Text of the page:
He brought an eye for all he saw; He mixt in all our simple sports; They pleased him, fresh from brawling courts And dusty purlieus of the law . O sound to rout the brood of cares, The sweep of scythe in morning dew, The gust that round the garden flew, And tumbled half the mellowing pears! Or in the all-golden afternoon A guest, or happy sister, sung, Or here she brought the harp and flung A ballad to the brightening moon:. Nor less it pleased in livelier moods, Beyond the bounding hill to stray, And break the livelong summer day With banquet in the distant woods;.
And brushing ankle-deep in flowers, We heard behind the woodbine veil The milk that bubbled in the pail, And buzzings of the honied hours. I shall not see thee. No visual shade of some one lost, But he, the Spirit himself, may come Where all the nerve of sense is numb; Spirit to Spirit, Ghost to Ghost. O, therefore from thy sightless range With gods in unconjectured bliss, O, from the distance of the abyss Of tenfold-complicated change,.
Tennyson’s Poems “In Memoriam A.H.H.” Summary and Analysis | GradeSaver
Descend, and touch, and enter; hear The wish too strong for words to name; That in this blindness of the frame My Ghost may feel that thine is near. In vain shalt thou, or any, call The spirits from their golden day, Except, like them, thou too canst say, My spirit is at peace with all.
They haunt the silence of the breast, Imaginations calm and fair, The memory like a cloudless air, The conscience as a sea at rest:. But when the heart is full of din, And doubt beside the portal waits, They can but listen at the gates And hear the household jar within. But when those others, one by one, Withdrew themselves from me and night, And in the house light after light Went out, and I was all alone,. Vague words! You say, but with no touch of scorn, Sweet-hearted, you, whose light-blue eyes Are tender over drowning flies, You tell me, doubt is Devil-born.
Perplext in faith, but pure in deeds, At last he beat his music out. There lives more faith in honest doubt, Believe me, than in half the creeds.
To find a stronger faith his own; And Power was with him in the night, Which makes the darkness and the light, And dwells not in the light alone,. Risest thou thus, dim dawn, again  , So loud with voices of the birds, So thick with lowings of the herds, Day, when I lost the flower of men;.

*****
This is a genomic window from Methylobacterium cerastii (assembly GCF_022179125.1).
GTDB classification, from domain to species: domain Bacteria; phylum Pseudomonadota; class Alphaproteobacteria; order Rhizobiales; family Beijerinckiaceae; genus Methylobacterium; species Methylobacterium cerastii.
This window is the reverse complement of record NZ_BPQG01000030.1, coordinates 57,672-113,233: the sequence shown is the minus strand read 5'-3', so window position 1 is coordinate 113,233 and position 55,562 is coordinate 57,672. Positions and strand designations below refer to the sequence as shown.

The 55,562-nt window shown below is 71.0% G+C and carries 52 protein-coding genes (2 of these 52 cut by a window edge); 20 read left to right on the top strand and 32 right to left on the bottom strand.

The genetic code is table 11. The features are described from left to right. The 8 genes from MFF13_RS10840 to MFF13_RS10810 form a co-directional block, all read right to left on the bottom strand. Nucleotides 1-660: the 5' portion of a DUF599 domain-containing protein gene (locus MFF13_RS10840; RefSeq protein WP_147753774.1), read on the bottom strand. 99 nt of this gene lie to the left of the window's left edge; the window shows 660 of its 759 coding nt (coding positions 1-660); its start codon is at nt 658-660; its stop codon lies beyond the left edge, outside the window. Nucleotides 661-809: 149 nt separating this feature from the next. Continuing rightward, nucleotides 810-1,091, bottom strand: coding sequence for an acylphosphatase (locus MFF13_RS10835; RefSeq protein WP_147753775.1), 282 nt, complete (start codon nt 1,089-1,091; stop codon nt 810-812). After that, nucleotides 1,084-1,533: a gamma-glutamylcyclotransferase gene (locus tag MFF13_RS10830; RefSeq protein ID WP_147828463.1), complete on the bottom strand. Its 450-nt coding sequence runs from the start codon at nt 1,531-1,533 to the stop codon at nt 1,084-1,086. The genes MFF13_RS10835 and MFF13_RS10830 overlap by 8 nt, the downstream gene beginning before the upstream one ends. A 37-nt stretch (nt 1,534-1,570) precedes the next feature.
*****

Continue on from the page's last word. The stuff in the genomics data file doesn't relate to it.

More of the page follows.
Who murmurest in the foliaged eaves A song that slights the coming care, And Autumn laying here and there A fiery finger on the leaves;.
Who wakenest with thy balmy breath To myriads on the genial earth, Memories of bridal, or of birth, And unto myriads more, of death. O, wheresoever those may be, Betwixt the slumber of the poles, To-day they count as kindred souls; They know me not, but mourn with me. A single peal of bells below, That wakens at this hour of rest A single murmur in the breast, That these are not the bells I know .
No more shall wayward grief abuse The genial hour with mask and mime, For change of place, like growth of time, Has broke the bond of dying use. Let cares that petty shadows cast, By which our lives are chiefly proved, A little spare the night I loved, And hold it solemn to the past. Of rising worlds by yonder wood.
Long sleeps the summer in the seed; Run out your measured arcs, and lead The closing cycle rich in good. Ring out, wild bells, to the wild sky, The flying cloud, the frosty light: The year is dying in the night; Ring out, wild bells, and let him die . Ring out the old, ring in the new, Ring, happy bells, across the snow: The year is going, let him go; Ring out the false, ring in the true. Ring out the grief that saps the mind, For those that here we see no more; Ring out the feud of rich and poor, Ring in redress to all mankind. Ring out a slowly dying cause, And ancient forms of party strife; Ring in the nobler modes of life, With sweeter manners, purer laws.
Ring out the want, the care, the sin, The faithless coldness of the times; Ring out, ring out my mournful rhymes, But ring the fuller minstrel in. Ring out false pride in place and blood, The civic slander and the spite; Ring in the love of truth and right, Ring in the common love of good.
Ring out old shapes of foul disease; Ring out the narrowing lust of gold; Ring out the thousand wars of old, Ring in the thousand years of peace. Ring in the valiant man and free, The larger heart, the kindlier hand; Ring out the darkness of the land, Ring in the Christ that is to be. It is the day when he was born  , A bitter day that early sank Behind a purple-frosty bank Of vapour, leaving night forlorn.
The time admits not flowers or leaves To deck the banquet. And bristles all the brakes and thorns To yon hard crescent, as she hangs Above the wood which grides and clangs Its leafless ribs and iron horns. Together, in the drifts that pass To darken on the rolling brine That breaks the coast.
In Memoriam A.
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In Memoriam combines the expression of a deeply personal experience of intense male friendship and mourning with discussions of public concerns, including major debates of the day about science and religion.